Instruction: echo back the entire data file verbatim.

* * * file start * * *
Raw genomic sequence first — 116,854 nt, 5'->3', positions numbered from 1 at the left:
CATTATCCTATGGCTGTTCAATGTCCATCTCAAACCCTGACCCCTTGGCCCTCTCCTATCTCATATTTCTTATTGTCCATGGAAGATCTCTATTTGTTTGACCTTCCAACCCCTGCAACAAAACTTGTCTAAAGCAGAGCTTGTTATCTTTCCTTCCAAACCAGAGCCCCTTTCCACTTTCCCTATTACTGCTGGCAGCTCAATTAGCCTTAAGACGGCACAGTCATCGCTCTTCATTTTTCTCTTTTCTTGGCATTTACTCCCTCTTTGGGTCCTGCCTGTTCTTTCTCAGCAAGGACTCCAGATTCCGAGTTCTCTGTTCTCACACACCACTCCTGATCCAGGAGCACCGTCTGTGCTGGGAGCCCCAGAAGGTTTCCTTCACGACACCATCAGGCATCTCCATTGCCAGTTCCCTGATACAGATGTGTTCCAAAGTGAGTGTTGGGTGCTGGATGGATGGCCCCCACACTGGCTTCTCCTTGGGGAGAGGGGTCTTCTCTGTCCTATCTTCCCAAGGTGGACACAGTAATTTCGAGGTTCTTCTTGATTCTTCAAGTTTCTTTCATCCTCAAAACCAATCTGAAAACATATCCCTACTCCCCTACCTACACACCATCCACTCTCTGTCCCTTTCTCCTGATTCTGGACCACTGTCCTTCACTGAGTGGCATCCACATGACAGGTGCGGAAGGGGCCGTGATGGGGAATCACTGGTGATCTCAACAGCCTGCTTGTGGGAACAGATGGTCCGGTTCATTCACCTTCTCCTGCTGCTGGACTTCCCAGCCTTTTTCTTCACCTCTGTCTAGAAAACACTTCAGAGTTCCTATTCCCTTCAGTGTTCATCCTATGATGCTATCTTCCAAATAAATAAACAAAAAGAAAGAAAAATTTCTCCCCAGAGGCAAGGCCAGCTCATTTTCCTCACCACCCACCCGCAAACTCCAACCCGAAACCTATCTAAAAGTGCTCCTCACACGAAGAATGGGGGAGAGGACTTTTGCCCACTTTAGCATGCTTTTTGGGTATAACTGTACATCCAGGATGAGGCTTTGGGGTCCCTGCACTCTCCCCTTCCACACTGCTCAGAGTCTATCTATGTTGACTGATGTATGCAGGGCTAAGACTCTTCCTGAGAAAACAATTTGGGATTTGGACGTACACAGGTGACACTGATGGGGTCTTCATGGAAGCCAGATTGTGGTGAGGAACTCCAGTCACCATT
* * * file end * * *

Raw genomic sequence first — 116,854 nt, 5'->3', positions numbered from 1 at the left:
CATTATCCTATGGCTGTTCAATGTCCATCTCAAACCCTGACCCCTTGGCCCTCTCCTATCTCATATTTCTTATTGTCCATGGAAGATCTCTATTTGTTTGACCTTCCAACCCCTGCAACAAAACTTGTCTAAAGCAGAGCTTGTTATCTTTCCTTCCAAACCAGAGCCCCTTTCCACTTTCCCTATTACTGCTGGCAGCTCAATTAGCCTTAAGACGGCACAGTCATCGCTCTTCATTTTTCTCTTTTCTTGGCATTTACTCCCTCTTTGGGTCCTGCCTGTTCTTTCTCAGCAAGGACTCCAGATTCCGAGTTCTCTGTTCTCACACACCACTCCTGATCCAGGAGCACCGTCTGTGCTGGGAGCCCCAGAAGGTTTCCTTCACGACACCATCAGGCATCTCCATTGCCAGTTCCCTGATACAGATGTGTTCCAAAGTGAGTGTTGGGTGCTGGATGGATGGCCCCCACACTGGCTTCTCCTTGGGGAGAGGGGTCTTCTCTGTCCTATCTTCCCAAGGTGGACACAGTAATTTCGAGGTTCTTCTTGATTCTTCAAGTTTCTTTCATCCTCAAAACCAATCTGAAAACATATCCCTACTCCCCTACCTACACACCATCCACTCTCTGTCCCTTTCTCCTGATTCTGGACCACTGTCCTTCACTGAGTGGCATCCACATGACAGGTGCGGAAGGGGCCGTGATGGGGAATCACTGGTGATCTCAACAGCCTGCTTGTGGGAACAGATGGTCCGGTTCATTCACCTTCTCCTGCTGCTGGACTTCCCAGCCTTTTTCTTCACCTCTGTCTAGAAAACACTTCAGAGTTCCTATTCCCTTCAGTGTTCATCCTATGATGCTATCTTCCAAATAAATAAACAAAAAGAAAGAAAAATTTCTCCCCAGAGGCAAGGCCAGCTCATTTTCCTCACCACCCACCCGCAAACTCCAACCCGAAACCTATCTAAAAGTGCTCCTCACACGAAGAATGGGGGAGAGGACTTTTGCCCACTTTAGCATGCTTTTTGGGTATAACTGTACATCCAGGATGAGGCTTTGGGGTCCCTGCACTCTCCCCTTCCACACTGCTCAGAGTCTATCTATGTTGACTGATGTATGCAGGGCTAAGACTCTTCCTGAGAAAACAATTTGGGATTTGGACGTACACAGGTGACACTGATGGGGTCTTCATGGAAGCCAGATTGTGGTGAGGAACTCCAGTCACCATT